Case Study in Thoracic Medicine and Surgery

Mechanical Circulatory Support as a Bridge to Transplantation

A 48-year-old male with previous history of leukemia now in remission presented to Temple University Hospital as an emergent evaluation for lung transplantation. He had been diagnosed with idiopathic pulmonary fibrosis several months prior and managed with oxygen and an anti-fibrotic medication. He then presented to an outside hospital for progressive shortness of breath and was treated with antibiotics for presumed pneumonia; when cultures were negative he was treated with high-dose steroids. Despite this, his course progressed and he warranted 100 percent oxygen, at which time he was referred to the Temple Lung Center for advanced pulmonary management options and possible lung transplantation.

Non-enhanced high resolution CT scan of the thorax images in (left) transverse and (right) coronal planes revealing extensive honeycombing and traction bronchiectasis.

Diagnostic Findings Upon Arrival at Temple

• ECHO: Left ventricle ejection fraction 60–65%, right ventricle (RV) moderately to markedly dilated with reduced systolic function. TAPSE 12mm, estimated RV systolic pressure 88mmHg.

• Cardiac catheterization:

• Right heart catheterization: (systolic/diastolic/mean) pulmonary artery pressure 105/42/58; pulmonary capillary wedge pressure 31/33/32; right atrial pressure 24/33/16; right ventricular pressure 81/17

• Left heart catheterization: Coronary circulation minor luminal irregularities, non-obstructive coronary artery disease

• Arterial blood gas done on 100% FiO2 via 40L high-flow nasal cannula: PH 7.47 PCO2 38 PO2 106 HCO3 27

• Also performed CXR and high-resolution chest CT

Clinical Course

After diagnostic testing, a multidisciplinary conference discussed and approved the patient’s listing for transplantation. While waiting for suitable donor lungs, the patient’s clinical course worsened and he was placed on extracorporeal membrane oxygenation (ECMO). Given the patient’s extensive requirements for oxygen and RV dysfunction, his ECMO device was upgraded to a right ventricular assist device (RVAD) with an oxygenator meet his increasing oxygen demands while supporting his RV. He remained on the RVAD device nearly a month waiting for suitable donor lungs, and it allowed him to not only remain off mechanical ventilation but also to participate in regular physical therapy.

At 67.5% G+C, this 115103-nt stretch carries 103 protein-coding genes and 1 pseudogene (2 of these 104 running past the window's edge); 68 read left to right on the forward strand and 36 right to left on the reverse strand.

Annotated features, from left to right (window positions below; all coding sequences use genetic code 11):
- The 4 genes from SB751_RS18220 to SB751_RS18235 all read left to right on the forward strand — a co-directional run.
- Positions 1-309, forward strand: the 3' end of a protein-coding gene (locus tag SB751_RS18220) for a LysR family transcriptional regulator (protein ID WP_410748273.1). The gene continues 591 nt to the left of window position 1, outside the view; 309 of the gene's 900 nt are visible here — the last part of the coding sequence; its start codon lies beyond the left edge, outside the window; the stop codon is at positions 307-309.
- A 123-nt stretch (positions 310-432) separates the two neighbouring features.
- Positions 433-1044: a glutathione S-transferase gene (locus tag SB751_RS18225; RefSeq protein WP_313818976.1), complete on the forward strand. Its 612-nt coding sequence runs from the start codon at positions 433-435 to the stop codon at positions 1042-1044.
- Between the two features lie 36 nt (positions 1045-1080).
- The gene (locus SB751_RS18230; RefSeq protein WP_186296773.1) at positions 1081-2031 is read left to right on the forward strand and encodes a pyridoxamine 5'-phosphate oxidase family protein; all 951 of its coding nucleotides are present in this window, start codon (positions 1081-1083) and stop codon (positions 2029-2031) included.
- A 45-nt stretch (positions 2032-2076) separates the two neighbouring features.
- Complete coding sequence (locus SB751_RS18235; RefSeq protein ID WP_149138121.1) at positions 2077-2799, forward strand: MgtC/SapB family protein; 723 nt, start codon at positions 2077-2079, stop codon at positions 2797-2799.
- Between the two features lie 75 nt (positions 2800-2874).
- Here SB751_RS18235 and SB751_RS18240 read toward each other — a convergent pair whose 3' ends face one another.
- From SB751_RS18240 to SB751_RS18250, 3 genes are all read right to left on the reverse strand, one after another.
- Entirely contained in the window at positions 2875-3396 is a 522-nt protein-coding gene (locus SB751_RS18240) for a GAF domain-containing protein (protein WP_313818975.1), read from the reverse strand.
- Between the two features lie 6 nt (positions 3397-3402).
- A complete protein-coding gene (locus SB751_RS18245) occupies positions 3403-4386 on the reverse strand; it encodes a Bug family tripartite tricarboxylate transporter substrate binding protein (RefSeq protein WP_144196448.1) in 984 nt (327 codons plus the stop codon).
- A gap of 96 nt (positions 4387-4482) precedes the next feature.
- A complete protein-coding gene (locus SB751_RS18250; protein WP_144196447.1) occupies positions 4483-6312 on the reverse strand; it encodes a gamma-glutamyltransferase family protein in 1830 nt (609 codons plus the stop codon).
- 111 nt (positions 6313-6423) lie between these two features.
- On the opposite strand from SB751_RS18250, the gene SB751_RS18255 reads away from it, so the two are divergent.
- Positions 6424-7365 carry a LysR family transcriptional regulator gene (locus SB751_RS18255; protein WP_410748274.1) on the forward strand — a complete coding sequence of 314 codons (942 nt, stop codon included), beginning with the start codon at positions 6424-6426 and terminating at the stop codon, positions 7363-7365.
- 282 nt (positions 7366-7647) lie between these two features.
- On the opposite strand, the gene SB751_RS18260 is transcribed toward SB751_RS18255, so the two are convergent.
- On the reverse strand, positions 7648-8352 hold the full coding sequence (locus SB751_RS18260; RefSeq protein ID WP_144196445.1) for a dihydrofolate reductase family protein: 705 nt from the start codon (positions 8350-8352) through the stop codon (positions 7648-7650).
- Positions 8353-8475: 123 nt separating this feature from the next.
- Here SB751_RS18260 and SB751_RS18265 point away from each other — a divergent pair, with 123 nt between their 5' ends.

He received a successful uncomplicated double-lung transplant nearly 45 days after his initial presentation to TUH. His post-operative course remained largely uncomplicated and, with aggressive physical therapy on our lung transplant recovery floor, he was safely discharged home two weeks after his transplant surgery. He has remained out of the hospital, off oxygen and bike riding daily, nearly a year after his transplant.


The prognosis of fibrotic lung disease is poor and the clinical course can be one of rapid decline or of slow steady progression. When a patient is diagnosed with this disease, a referral to a lung transplant center is appropriate. With the advent of advanced circulatory devices like ECMO, a patient who otherwise would have perished may now survive long enough to complete a transplant evaluation and find a suitable donor.

Key Points

• Progressive fibrotic lung disease warrants early referral for lung transplantation.

• Salvage devices, e.g. ECMO, can provide a bridge to transplantation in carefully selected patients who would otherwise not survive waitlist times.

• Circulatory devices, when employed in high-volume ECMO centers, allow patients to ambulate and maintain strength to provide optimal post-transplant outcomes.

• High-volume transplant centers like the Temple Lung Center pursue innovative techniques and devices to optimize patient outcomes.

Lead Physician
Patrick Mulhall, MD Assistant Professor, Thoracic Medicine and Surgery
Lewis Katz School of Medicine at Temple University